“Illuminating. . . A lovely combination of enthusiasm, sensitivity, a care for the large and small, and the local and the foreign. . . Reading de Botton’s book will help a person discover something fabulous in the everyday.” – Chicago Tribune
The War of Art is filled with advice from an artist who understands the daily battle and wages the daily battle that is writing “professionally.” I found much with which to resonate in the book and, as the mother-in-law of a career Marine, I especially appreciated Pressfield’s passage on what he learned as a member of the Corps. Contrary to the popular myth, he writes, “Marine training does not turn baby-faced recruits into bloodthirsty killers. It teaches something far more useful: how to be miserable.” And, this, Pressfield opines, is “invaluable for an artist. Marines love to be miserable. Marines derive a perverse satisfaction from having colder chow, crappier equipment, and higher casualty rates than any outfit of dogfaces, swab jockeys or flyboys, all of whom they despise. Why? Because these candy-asses don’t know how to be miserable.”
Pressfield concludes: “The artist committing himself to his calling has volunteered for hell, whether he knows it or not. He will be dining for the duration on a diet of isolation, rejection, self-doubt, despair, ridicule, contempt and humiliation. The artist must be like that Marine. He has to know how to be miserable. He has to love being miserable. He has to take pride in being more miserable than any soldier or swabbie or jet jockey. Because this is war, baby. And war is hell.”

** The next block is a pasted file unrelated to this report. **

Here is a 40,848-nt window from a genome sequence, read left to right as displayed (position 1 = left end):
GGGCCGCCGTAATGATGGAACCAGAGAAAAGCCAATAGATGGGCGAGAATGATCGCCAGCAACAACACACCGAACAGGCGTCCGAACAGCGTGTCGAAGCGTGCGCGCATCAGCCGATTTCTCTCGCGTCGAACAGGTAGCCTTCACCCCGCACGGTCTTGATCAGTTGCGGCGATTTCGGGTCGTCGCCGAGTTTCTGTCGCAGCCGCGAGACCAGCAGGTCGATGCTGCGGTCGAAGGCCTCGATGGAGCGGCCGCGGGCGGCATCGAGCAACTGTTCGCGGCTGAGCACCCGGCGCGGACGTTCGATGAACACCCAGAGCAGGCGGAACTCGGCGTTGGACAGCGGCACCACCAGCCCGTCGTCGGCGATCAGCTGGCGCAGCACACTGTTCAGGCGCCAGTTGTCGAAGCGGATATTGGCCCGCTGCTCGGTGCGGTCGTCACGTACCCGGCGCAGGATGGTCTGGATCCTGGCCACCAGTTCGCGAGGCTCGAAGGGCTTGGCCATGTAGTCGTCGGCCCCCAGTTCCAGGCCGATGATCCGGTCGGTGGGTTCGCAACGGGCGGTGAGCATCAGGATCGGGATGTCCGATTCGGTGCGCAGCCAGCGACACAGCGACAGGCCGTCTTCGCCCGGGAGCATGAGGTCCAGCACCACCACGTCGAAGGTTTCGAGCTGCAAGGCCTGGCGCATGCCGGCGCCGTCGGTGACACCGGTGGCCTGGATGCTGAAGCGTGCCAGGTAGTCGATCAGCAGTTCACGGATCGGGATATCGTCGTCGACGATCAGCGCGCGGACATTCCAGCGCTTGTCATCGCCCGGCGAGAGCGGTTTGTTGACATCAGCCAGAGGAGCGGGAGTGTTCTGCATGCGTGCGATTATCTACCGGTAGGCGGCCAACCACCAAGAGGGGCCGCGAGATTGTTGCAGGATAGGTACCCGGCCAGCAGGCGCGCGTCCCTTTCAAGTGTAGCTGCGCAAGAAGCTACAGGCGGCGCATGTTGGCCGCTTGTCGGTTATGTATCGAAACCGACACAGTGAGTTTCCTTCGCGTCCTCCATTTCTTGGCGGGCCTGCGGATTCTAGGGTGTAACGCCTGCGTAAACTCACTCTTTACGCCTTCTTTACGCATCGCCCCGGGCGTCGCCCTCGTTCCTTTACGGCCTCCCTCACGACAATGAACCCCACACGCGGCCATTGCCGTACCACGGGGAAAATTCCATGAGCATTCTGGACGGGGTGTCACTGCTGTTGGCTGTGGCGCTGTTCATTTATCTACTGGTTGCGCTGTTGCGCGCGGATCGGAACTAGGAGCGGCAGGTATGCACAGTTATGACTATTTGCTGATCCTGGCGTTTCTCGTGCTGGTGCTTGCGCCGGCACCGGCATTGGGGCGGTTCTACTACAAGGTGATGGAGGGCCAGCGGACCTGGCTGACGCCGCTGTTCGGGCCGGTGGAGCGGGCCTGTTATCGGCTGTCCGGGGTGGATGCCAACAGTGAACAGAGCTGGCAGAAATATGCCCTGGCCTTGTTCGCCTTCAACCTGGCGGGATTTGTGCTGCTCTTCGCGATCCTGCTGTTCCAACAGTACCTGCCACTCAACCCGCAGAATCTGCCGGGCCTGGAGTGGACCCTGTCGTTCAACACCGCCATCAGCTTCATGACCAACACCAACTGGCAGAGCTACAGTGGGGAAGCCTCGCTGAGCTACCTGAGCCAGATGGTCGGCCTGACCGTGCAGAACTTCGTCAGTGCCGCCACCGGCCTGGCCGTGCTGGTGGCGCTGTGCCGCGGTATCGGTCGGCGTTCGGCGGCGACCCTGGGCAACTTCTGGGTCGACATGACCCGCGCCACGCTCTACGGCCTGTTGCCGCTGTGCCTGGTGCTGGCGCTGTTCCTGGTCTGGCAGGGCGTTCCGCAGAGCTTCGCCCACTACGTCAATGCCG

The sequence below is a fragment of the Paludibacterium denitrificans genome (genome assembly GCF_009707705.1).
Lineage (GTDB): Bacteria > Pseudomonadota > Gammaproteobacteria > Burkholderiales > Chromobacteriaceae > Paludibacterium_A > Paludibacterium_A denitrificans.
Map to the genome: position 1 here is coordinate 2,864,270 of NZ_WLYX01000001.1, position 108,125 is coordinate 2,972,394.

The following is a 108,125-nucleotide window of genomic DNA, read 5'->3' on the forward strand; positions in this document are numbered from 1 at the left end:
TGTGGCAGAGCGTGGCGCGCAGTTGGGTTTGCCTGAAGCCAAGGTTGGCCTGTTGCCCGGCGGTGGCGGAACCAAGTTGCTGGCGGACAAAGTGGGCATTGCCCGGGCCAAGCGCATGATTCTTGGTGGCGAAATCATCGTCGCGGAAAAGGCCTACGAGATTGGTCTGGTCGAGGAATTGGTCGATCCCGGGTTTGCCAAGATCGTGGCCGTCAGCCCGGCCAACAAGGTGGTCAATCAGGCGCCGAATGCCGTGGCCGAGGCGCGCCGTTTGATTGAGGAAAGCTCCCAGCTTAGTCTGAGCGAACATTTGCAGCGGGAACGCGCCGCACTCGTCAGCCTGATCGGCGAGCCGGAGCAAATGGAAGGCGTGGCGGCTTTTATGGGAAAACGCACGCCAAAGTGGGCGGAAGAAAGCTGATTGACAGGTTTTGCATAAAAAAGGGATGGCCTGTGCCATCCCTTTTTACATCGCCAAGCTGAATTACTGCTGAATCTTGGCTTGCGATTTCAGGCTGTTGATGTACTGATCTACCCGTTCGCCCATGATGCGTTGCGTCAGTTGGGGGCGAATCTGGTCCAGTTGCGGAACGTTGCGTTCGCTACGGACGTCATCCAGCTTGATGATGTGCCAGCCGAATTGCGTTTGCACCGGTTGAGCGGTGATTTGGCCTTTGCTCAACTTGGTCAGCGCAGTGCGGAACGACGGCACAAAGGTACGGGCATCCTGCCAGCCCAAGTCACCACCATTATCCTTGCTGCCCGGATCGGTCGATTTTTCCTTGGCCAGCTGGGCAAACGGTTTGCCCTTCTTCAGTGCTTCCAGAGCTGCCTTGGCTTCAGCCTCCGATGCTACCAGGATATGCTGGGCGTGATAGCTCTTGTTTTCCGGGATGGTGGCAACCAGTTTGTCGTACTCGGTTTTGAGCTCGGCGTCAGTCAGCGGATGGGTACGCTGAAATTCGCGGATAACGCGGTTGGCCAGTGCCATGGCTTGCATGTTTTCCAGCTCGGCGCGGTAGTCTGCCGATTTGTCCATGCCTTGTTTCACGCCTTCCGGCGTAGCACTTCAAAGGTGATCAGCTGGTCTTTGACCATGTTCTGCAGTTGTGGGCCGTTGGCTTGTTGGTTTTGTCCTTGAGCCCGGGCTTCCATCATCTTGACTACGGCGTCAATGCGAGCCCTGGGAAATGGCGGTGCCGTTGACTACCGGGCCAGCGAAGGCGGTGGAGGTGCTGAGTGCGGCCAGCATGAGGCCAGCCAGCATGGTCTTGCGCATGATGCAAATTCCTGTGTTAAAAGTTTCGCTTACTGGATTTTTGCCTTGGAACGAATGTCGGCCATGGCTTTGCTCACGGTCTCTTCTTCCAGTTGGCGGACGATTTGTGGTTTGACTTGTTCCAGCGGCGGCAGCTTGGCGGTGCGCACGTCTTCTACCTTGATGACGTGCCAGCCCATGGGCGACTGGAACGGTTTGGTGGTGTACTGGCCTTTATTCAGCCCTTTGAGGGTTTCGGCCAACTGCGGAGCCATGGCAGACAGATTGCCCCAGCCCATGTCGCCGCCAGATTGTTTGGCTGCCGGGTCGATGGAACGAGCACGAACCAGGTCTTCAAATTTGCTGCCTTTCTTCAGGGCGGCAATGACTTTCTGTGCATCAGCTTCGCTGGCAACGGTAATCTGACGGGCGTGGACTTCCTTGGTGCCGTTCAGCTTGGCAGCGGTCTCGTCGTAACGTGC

Telamon of Arcadia, a fifth century B.C. mercenary, observed that “It is one thing to study war and another to live the warrior’s life.” Pressfield finds that: “Aspiring artists defeated by Resistance share one trait. They all think like amateurs. They have not yet turned pro . . . The amateur plays for fun. The pro plays for keeps. To the amateur, the game is his avocation. To the pro it’s his vocation. The amateur plays part-time. The pro plays full-time. The amateur is a weekend warrior. The professional is there seven days a week.”
Aspiring artists are encouraged to take heart from a deep truth reckoned by Somerset Maugham: “by performing the mundane physical act of sitting down and starting to work, he [came to understand that he] set in motion a mysterious but infallible sequence of events that would produce inspiration.”
When all is said and done, Pressfield (author of The Legend of Bagger Vance and Gates of Fire) exposes the enemy Resistance, exposes the evidence of its presence (fear, procrastination, self-dramatization and the like) and offers helps toward living the “unlived life within.”
* Book image at the top of the page by Eugene http://www.clipartOf.com/46471